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A sustainable lifecycle approach to designing pavements

To the naked eye, most roads appear alike. But from a design and engineering perspective, each road is unique.

Road surfaces, usually referred to by engineers as pavements, are remarkably varied in their composition. The longevity and sustainability of a road depends on many things, such as what it is made of, and what function it serves.

It may surprise you to know that pavements account for about 30 per cent of Australia’s total road construction and maintenance costs. With such large amounts of money in play, and safety a key concern, we need to get it right.

Traditionally, pavement design has aimed to meet immediate and specific cost criteria whereas broader economic questions and issues surrounding sustainability are given much less attention.

However, a multi-dimensional design process, which takes a lifecycle approach, is changing the face of pavement engineering.

Ensuring a better return on investment

The lifecycle approach is a good example of reverse engineering. If we can first understand what it is the public needs from a particular road, and also keep sustainability top of mind, we can appropriately calibrate durability and other performance measures, and plan for how and when maintenance should be carried out.

There are a number of important questions to be built into the process. How will the pavement respond over time to pedestrian and vehicle use? How rough, cracked and deformed might the pavement surface become? And when is it truly necessary for maintenance to be completed? Safety, of course, remains a priority.

We also investigate how best to reuse existing materials and carefully consider which new materials to add to, or use as substitute for, traditional materials.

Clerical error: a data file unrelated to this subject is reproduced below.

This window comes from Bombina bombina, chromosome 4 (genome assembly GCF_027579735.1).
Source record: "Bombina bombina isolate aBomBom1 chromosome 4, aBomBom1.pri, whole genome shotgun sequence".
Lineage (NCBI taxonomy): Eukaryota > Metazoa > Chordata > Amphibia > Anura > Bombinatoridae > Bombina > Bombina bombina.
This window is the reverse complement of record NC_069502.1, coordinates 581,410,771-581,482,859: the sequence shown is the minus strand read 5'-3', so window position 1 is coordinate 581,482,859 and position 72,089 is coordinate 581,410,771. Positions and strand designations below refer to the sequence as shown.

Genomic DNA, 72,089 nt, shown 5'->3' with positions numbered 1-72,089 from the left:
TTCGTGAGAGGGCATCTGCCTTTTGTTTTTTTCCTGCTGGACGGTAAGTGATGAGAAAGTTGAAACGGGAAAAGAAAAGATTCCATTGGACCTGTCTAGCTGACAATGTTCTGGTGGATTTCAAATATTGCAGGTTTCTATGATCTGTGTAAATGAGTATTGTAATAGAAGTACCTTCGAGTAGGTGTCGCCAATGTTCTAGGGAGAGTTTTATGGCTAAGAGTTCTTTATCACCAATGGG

Where pavement upgrades or extensions may previously have involved removing existing asphalt layers and replacing it with the same amount of new product, we now can re-use the old asphalt planings and combine it with certain new materials to create what is essentially a recycled pavement layer. Polymers, plastics, glass, and other solid waste material now come into play.

Concrete pavements are also better understood and can have significant lifecycle benefits. Recycled crushed concrete is also now a widely used road building material that is essentially 100 per cent recycled.

Tailoring design to suit individual needs

Experience has shown that detailed modelling of how a pavement will behave in the long-term is essential to overall project success. Modelling considers how environment, transport volume, and other project specific inputs impact longevity and maintenance.

Each project will vary according to a client’s KPIs. These must be well understood to ensure client expectations are factored into the design.

Pavement surfaces remain the point of contact between the user and road infrastructure. The surface must be safe, comfortable, sustainable and cost effective. It’s a field that continues to develop – if solar panel roads have moved from science fiction to engineering fact, you can only wonder what might come next.

neural road networks

Integrating design and construction works to keep road assets healthy

Our transport corridors are like the neural networks in our bodies. When there’s a problem, our body will send messages to our brain to fix the issue. Our road systems can do the same.

Through improved technology and better understanding of the data that we collect on our transport networks, we can plan sustainable outcomes for our roads that allow our networks to operate smarter.

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